In Delaware Acceptance Corporation, CACV of Colorado, LLC and 202 Investments, Inc., v. Estate of Frank C. Metzner, the Court of Chancery removed the executrix of an estate for breaching her fiduciary duty to a creditor of the estate. The case hinged on the authenticity of several documents, which if found to be forged would lead to the dissolution of an LLC and a distribution of its assets. The Court of Chancery found that the executrix was not a credible witness, and, therefore, it could not trust the authenticity of documents that she presented in support of the continued existence of the LLC. Read More
In Meyers et al. v. Quiz-Dia LLC et al., No. 9878-VCL (Del. Ch. June 6, 2017), the Court of Chancery, entered a summary judgment in favor of the plaintiffs entitling them to indemnification from Quizmark LLC (“Quizmark”) and QCE Gift Card LLC (“QCE Gift Card”). The Chancery Court also determined that the plaintiffs were not entitled to indemnification from Quiz-Dia LLC (“Quiz-Dia”).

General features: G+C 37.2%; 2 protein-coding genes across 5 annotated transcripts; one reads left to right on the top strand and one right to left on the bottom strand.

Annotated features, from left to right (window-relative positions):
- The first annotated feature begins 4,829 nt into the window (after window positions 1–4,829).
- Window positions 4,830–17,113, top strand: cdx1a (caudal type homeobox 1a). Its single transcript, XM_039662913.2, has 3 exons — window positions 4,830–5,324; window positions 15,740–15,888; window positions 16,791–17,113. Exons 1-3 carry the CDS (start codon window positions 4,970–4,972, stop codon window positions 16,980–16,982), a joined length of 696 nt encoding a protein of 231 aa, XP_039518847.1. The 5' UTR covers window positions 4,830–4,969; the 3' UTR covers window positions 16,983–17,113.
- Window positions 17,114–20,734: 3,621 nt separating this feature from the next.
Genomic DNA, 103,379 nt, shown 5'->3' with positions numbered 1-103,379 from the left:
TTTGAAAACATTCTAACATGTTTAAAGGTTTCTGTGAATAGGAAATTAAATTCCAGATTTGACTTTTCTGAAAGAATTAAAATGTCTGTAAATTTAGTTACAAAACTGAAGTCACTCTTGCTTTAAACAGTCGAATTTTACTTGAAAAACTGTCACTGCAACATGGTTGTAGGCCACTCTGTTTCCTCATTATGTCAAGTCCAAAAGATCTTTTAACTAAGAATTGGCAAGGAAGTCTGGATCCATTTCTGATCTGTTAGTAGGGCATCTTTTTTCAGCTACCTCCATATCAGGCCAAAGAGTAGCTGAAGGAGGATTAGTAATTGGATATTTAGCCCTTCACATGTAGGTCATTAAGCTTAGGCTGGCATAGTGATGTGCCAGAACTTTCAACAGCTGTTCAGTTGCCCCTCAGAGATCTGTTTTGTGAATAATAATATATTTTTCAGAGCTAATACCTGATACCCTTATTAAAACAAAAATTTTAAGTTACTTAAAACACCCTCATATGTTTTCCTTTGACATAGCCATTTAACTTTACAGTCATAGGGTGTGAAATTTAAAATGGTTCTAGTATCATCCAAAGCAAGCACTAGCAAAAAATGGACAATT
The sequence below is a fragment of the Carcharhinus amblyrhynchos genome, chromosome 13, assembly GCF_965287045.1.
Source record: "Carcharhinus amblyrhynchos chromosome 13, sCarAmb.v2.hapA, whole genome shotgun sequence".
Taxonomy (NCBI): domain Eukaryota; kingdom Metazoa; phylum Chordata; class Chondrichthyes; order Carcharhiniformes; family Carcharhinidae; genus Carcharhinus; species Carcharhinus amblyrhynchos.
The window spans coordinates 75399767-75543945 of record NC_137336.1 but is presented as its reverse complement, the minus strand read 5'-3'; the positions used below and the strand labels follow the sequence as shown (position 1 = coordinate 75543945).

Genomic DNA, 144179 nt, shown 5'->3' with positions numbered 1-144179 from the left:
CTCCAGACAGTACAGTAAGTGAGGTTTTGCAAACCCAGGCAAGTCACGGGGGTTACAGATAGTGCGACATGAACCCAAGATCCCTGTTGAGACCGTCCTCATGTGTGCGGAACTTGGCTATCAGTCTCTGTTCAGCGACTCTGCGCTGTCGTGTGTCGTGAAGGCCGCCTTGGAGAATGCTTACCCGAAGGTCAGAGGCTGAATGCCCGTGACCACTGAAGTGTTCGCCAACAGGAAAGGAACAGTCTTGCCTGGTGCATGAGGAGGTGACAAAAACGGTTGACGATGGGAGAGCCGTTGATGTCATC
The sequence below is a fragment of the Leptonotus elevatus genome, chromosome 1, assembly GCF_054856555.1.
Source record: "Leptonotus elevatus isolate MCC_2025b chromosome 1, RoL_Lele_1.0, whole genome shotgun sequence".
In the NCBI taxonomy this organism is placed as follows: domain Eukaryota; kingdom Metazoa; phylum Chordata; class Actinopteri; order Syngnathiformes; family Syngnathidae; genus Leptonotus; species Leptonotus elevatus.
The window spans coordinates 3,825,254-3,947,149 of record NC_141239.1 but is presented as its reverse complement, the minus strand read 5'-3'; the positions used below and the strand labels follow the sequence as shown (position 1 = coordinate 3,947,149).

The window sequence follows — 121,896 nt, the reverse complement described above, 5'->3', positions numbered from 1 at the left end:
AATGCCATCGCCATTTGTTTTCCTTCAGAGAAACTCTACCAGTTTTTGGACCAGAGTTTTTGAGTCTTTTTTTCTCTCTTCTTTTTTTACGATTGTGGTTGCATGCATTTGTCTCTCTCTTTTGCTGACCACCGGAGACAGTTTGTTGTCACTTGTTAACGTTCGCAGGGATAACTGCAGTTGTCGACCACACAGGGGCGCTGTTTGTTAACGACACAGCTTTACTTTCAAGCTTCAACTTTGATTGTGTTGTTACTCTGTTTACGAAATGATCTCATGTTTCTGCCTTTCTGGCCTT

The plaintiffs, Greg MacDonald (“MacDonald”) and Dennis Smyth (“Smyth”), were officers of the principal operating entity of Quiznos, QCE LLC (“OpCo”), and claim to have been officers of all of OpCo’s subsidiaries, including Quizmark, QCE Gift Card, and Quiz-Dia (collectively, the “Subs”). By 2012, various investment funds (the “Funds”) had accumulated substantial positions in OpCo’s debt and OpCo was having difficulty operating its business. This granted the Funds the power to declare a default under OpCo’s loan agreements. To neutralize the threat of default, OpCo entered into a complex restructuring transaction which transferred the ultimate ownership of OpCo and its subsidiaries to the Funds (the “Restructuring”). MacDonald and Smythe left Quiznos shortly thereafter.